5 Boston Marathon pieces to restore your faith in humanity

A Boston resident offers runners orange juice. (Instagram photo)

After Monday’s bombing at the Boston Marathon, there are countless news stories about the carnage and investigation. But around the web, there are also tributes to marathon running and the day’s heroes and kindness. Here are few reflections that caught our eye.

1. Comedian Patton Oswalt’s Facebook post: Posted just a couple hours after the explosions, a reminder that most people are good:

“I don't know what's going to be revealed to be behind all of this mayhem. One human insect or a poisonous mass of broken sociopaths. But here's what I DO know. If it's one person or a HUNDRED people, that number is not even a fraction of a fraction of a fraction of a percent of the population on this planet. You watch the videos of the carnage and there are people running TOWARDS the destruction to help out. [...] So when you spot violence, or bigotry, or intolerance or fear or just garden-variety misogyny, hatred or ignorance, just look it in the eye and think, 'The good outnumber you, and we always will.'"

2. The Atlantic Wire rounds up acts of kindness: From runners offering each other jackets to Boston residents serving orange juice on the street, stunned runners and spectators documented the acts of kindness they witnessed in the hours after the attack.

3. RebelMouse’s hero page: The social news site has a huge, inspiring collection of photos, videos and other posts from social media showing people helping each other in Boston.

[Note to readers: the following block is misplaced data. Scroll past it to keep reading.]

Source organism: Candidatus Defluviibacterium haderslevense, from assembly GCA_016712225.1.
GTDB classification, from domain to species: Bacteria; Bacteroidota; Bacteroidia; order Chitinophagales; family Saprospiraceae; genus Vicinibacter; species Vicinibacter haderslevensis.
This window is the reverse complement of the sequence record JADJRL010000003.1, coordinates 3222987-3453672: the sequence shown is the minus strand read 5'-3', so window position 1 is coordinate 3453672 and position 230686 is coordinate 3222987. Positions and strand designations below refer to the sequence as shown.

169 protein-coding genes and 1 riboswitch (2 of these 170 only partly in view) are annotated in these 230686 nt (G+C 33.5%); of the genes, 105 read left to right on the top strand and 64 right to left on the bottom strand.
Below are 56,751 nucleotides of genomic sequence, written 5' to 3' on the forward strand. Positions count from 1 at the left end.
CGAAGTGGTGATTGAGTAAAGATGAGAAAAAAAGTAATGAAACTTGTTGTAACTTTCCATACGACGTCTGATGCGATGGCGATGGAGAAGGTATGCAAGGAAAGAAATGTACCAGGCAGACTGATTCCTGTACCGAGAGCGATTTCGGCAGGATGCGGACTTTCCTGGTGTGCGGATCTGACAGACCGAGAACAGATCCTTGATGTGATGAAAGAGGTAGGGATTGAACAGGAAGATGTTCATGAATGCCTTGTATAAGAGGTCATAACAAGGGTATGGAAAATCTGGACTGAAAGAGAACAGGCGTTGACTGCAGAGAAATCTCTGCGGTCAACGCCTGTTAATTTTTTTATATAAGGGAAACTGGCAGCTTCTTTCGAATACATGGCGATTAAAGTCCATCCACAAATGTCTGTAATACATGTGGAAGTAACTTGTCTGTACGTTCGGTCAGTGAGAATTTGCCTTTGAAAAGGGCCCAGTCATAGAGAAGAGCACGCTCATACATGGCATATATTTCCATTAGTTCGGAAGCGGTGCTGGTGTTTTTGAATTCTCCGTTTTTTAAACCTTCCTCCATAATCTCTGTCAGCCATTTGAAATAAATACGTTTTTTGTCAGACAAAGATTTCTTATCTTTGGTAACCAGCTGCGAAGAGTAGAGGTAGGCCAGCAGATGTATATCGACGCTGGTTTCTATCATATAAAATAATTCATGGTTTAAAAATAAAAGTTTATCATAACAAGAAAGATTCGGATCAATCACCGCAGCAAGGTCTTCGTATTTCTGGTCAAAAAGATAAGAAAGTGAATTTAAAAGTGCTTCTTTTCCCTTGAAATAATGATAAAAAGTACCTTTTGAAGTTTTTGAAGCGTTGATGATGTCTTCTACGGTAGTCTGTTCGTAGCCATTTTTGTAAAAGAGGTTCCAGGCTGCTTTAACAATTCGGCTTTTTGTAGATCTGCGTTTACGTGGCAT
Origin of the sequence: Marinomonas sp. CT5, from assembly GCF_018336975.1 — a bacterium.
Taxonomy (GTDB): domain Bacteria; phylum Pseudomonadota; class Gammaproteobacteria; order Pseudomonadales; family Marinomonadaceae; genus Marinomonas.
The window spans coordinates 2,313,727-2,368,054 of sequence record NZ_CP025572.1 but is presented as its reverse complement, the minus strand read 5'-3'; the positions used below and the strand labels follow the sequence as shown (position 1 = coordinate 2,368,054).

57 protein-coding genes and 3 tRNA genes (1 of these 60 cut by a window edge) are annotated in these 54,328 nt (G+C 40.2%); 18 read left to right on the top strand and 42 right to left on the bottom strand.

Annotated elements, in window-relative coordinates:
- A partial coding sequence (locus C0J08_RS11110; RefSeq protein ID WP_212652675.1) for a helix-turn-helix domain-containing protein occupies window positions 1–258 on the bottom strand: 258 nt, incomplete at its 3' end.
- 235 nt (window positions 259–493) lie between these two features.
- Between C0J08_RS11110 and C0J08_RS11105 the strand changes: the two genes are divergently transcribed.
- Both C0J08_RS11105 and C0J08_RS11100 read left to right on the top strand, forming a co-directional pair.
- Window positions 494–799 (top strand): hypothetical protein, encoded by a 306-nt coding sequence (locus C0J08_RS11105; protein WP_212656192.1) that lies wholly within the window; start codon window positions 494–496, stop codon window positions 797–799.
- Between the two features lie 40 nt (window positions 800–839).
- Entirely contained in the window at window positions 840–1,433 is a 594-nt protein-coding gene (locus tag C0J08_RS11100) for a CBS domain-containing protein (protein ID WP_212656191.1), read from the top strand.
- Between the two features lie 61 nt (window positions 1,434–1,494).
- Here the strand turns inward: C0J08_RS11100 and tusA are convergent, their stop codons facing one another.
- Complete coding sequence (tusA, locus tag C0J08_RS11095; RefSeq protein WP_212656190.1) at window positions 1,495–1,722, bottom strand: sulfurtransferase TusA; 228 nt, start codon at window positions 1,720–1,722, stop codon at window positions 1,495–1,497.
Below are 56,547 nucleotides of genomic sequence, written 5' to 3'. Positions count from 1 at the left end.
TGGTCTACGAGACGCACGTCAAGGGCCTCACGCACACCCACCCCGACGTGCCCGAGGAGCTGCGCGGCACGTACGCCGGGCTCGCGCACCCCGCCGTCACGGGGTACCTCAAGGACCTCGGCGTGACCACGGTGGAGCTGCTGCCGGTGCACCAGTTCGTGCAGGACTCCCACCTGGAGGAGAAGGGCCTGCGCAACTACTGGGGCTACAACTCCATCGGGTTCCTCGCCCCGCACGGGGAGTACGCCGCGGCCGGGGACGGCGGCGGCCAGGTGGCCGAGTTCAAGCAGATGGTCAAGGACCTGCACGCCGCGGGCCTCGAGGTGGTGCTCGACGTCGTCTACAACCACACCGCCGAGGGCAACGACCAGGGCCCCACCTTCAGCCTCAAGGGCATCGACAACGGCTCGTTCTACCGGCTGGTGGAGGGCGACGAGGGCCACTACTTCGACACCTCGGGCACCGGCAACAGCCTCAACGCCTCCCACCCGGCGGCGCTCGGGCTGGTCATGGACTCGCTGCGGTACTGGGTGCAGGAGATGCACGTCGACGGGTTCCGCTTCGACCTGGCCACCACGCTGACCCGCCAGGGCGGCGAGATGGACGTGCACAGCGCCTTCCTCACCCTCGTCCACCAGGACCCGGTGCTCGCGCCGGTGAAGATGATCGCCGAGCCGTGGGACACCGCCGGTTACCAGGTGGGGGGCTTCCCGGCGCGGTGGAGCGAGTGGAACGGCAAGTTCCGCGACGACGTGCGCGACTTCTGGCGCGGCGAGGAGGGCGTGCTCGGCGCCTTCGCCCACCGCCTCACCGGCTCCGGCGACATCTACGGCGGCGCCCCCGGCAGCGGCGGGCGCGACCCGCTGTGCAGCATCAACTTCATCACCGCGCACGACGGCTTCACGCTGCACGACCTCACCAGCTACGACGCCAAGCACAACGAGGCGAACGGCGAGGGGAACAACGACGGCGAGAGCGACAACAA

4. The Nation reminds us of Kathrine Switzer, the first woman to run the Boston Marathon: The race director tried to shove Switzer off the course, but male racers fought him back so Switzer could keep going.

“Like a scar across someone’s face, the bombing will now be a part of the Boston Marathon, but also like a scar, we have to remember it’s only a part. If this bombing will always be a part of the Boston Marathon, then so is Kathrine Switzer. I want to tell the story of Kathrine Switzer because it’s about remembering the Boston Marathon as something more than the scene of a national tragedy. [...] In 1967, Boston Marathon gave us all a glimpse of the possible. Today we saw not of the world we’d aspire to live in, but the one we actually inhabit. Instead of the triumph of the individual amidst the powerful throngs and inspiration of the collective, we have tragedy, disarray, panic, and fear. Like a scar, it now marks us: the loss of security among the mass. But like a scar, we may need to wear it proudly. We will run next year because the alternative is too awful to contemplate.”

5. Jezebel’s tribute to marathon spectators: The thousands of people who spend hours outside cheering on complete strangers are the ones who make the race.

“The spectators — people who show up and cheer with noisemakers and high fives and encouraging cheers and magic-markered tagboard signs that read "YOU ALL ARE CRAZY! KEEP RUNNING!"— are the people who matter most to runners. Without those people, a marathon would just be an exercise in self-abuse from a large group of crazies. But there is meaning in marathoning: the people who watch."